As OSU volcanologist Bill Chadwick watches live images of a violent series of explosions deep in the Pacific, he searches for words that capture the otherworldly scene. “It’s like a balloon popping, or a pillow!” Chadwick is witnessing for the first time what no one has seen before: explosive eruptions of a submarine volcano.
Terra Up Close
Underwater Volcano Eruption
No need to duck! Watch an underwater volcano erupt in this video shot by OSU researchers.
The eruption, caught on video by an international team that included OSU researchers, spewed a “pulsating, opaque, yellowish smoky plume” because it was loaded with droplets of molten sulfur, the scientists from the United States, Japan and Canada wrote in the May 2006 issue of Nature. The images, some taken just 10 feet from the crater by an underwater robot named Jason II, showed roiling clouds of ash and sulfur bursting again and again from the crater, tossing huge chunks of rock around like beach balls.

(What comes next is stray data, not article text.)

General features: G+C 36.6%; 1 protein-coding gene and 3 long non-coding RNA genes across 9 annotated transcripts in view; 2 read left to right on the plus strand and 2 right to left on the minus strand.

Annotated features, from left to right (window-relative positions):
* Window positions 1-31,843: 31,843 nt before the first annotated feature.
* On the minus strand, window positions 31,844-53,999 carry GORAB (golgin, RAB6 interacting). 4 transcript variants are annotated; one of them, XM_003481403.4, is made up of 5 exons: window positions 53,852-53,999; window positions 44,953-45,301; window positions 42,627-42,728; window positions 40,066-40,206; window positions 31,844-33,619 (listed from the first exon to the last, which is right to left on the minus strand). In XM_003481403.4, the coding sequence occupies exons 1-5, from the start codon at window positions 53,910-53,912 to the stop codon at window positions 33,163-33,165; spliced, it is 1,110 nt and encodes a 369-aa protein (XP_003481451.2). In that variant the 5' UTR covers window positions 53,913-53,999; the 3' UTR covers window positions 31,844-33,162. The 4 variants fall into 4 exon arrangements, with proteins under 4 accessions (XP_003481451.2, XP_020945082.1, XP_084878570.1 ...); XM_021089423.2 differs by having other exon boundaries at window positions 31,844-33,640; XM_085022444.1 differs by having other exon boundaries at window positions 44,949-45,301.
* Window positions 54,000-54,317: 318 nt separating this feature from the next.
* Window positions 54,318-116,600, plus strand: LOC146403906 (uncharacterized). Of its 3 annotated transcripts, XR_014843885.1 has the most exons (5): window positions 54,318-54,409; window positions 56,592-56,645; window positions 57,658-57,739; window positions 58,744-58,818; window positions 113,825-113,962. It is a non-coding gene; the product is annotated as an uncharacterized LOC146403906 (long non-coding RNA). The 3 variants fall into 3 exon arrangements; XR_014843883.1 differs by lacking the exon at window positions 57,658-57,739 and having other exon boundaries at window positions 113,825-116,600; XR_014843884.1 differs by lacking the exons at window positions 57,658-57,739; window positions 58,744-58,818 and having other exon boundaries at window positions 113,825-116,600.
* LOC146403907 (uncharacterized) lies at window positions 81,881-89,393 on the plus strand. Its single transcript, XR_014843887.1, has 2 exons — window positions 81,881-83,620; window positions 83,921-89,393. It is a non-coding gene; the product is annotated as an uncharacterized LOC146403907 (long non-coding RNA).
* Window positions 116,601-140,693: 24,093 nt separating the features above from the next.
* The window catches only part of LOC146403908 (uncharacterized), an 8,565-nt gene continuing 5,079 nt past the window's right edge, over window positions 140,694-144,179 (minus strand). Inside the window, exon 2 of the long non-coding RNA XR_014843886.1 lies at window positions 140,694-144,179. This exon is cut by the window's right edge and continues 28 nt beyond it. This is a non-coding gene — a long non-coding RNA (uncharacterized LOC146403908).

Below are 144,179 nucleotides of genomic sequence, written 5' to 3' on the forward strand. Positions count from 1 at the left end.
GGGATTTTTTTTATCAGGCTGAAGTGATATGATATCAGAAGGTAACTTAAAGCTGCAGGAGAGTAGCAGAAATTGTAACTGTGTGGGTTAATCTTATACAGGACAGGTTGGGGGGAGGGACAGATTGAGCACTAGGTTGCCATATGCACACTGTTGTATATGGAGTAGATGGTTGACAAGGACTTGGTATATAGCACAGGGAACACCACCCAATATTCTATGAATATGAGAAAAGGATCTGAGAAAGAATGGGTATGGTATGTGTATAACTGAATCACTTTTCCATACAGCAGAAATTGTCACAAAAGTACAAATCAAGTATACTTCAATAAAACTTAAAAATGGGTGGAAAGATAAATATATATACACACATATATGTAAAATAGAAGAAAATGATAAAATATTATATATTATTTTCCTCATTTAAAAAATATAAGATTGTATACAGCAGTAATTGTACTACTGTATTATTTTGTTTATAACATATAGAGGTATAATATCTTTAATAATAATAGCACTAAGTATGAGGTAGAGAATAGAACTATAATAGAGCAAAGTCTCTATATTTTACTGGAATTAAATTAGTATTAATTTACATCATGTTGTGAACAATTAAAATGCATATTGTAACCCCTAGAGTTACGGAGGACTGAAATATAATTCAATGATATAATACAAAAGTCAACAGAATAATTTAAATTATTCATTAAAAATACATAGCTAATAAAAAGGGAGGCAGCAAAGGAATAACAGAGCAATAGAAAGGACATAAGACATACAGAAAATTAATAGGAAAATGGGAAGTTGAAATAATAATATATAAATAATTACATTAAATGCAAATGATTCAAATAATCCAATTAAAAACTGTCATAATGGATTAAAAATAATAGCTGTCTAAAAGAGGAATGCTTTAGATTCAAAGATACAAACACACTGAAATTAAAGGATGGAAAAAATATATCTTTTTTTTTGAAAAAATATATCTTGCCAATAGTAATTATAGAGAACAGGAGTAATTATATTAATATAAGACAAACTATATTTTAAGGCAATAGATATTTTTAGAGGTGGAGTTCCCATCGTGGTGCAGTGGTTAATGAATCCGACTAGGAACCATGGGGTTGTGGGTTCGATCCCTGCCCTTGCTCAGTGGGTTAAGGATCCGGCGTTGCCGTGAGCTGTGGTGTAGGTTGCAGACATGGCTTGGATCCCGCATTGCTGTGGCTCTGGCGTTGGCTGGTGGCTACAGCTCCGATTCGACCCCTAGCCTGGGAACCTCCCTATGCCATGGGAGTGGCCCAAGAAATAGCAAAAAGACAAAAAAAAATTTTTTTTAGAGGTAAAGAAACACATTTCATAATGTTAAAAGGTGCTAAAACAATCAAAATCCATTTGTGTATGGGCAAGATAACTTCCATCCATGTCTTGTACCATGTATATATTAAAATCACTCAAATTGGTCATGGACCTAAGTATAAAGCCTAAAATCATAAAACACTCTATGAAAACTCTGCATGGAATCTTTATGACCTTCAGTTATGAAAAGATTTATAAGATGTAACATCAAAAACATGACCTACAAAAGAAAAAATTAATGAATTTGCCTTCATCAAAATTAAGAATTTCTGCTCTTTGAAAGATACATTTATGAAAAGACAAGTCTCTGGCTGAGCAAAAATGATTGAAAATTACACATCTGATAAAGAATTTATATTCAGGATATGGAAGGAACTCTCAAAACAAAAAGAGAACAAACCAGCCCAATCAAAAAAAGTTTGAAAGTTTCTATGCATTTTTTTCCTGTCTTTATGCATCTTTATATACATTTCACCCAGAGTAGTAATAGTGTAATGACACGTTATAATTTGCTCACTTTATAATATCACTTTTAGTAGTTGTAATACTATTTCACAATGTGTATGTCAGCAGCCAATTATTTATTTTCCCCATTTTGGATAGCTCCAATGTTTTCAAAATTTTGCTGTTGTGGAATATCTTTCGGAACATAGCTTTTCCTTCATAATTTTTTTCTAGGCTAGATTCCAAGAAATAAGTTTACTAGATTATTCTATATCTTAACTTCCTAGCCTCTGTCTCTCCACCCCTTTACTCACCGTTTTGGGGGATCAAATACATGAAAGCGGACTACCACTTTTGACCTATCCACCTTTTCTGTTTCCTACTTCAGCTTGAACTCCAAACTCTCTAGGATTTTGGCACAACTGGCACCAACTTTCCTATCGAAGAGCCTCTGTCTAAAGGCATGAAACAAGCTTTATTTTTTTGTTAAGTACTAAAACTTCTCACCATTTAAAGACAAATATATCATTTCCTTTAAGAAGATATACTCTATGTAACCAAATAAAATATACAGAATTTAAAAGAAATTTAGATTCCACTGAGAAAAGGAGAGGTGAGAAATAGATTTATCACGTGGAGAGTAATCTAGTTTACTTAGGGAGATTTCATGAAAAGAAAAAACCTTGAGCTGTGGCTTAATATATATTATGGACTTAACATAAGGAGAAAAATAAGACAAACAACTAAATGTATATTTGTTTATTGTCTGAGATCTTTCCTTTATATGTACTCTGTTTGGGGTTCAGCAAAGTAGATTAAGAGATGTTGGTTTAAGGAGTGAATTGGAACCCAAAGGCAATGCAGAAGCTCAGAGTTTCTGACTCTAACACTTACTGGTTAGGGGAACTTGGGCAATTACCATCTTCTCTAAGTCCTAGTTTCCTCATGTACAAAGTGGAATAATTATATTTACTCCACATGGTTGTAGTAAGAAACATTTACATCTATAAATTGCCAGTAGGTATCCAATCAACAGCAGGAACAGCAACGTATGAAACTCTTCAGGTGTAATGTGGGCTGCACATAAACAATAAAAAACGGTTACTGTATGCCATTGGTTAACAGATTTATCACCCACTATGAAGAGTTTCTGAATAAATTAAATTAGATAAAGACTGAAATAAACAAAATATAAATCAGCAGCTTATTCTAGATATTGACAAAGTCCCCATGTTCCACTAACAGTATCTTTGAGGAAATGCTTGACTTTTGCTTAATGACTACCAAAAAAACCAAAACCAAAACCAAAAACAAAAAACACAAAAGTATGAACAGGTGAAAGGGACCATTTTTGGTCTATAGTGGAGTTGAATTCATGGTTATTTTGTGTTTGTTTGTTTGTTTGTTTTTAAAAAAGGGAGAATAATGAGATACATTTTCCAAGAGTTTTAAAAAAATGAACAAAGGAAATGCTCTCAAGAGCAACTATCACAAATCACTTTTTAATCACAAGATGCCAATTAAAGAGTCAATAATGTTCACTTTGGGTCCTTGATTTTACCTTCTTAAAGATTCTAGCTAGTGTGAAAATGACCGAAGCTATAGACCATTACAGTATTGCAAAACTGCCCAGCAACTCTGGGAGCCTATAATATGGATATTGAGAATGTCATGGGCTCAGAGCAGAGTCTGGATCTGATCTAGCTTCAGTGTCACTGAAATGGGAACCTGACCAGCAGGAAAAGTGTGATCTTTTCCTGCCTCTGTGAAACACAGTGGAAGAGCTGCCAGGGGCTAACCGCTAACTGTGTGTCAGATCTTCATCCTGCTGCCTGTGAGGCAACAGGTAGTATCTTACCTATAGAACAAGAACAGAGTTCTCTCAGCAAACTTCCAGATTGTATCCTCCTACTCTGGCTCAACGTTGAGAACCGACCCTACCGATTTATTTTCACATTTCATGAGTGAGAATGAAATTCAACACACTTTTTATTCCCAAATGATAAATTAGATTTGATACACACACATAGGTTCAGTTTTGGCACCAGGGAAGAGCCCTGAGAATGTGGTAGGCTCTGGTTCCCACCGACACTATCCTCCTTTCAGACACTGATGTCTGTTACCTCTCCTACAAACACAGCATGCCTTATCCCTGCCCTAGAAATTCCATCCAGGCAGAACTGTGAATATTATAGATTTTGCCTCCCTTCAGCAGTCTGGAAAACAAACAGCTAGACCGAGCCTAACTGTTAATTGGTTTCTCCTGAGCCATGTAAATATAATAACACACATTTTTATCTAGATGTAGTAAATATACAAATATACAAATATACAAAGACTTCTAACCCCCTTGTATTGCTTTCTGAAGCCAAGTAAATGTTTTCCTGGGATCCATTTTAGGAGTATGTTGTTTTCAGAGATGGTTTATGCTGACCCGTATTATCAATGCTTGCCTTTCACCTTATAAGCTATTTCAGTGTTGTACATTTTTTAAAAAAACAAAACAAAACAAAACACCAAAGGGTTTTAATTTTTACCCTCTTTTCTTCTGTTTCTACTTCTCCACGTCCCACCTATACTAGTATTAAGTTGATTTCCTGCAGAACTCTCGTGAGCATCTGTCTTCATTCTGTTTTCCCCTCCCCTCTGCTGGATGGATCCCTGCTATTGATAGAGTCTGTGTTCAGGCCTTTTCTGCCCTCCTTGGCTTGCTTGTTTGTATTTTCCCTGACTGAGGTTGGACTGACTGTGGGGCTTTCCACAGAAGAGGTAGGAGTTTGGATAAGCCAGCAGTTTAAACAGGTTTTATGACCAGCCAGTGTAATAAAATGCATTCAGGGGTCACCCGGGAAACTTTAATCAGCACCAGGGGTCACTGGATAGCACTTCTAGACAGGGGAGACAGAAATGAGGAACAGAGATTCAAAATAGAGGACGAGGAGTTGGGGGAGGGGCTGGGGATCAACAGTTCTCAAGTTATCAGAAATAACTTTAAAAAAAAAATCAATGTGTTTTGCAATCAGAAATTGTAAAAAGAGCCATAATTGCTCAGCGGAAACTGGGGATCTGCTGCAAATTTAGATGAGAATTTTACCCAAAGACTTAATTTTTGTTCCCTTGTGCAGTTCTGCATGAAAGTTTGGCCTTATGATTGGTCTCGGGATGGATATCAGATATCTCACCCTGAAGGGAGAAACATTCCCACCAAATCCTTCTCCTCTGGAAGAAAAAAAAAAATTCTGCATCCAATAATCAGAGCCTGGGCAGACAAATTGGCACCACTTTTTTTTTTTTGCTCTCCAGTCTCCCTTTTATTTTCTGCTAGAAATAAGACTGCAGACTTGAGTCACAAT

All of this happened in the sunless, 1,800-foot depths near the Mariana Islands. Illuminated eerily by the robot’s search light were “characteristics unlike any known hydrothermal plume,” reported Chadwick and Robert Embley of OSU’s Hatfield Marine Science Center. The adjunct professors in OSU’s College of Oceanic and Atmospheric Sciences visited the sulfurous crater — dubbed Brimstone Pit — on expeditions between 2004 and 2006. They were funded by the National Oceanic and Atmospheric Administration, the Canadian Natural Sciences and Engineering Research Council and the Japanese Agency for Marine-Earth Science and Technology.
The findings will help scientists better understand terrestrial volcanoes, such as those in the Cascade Range.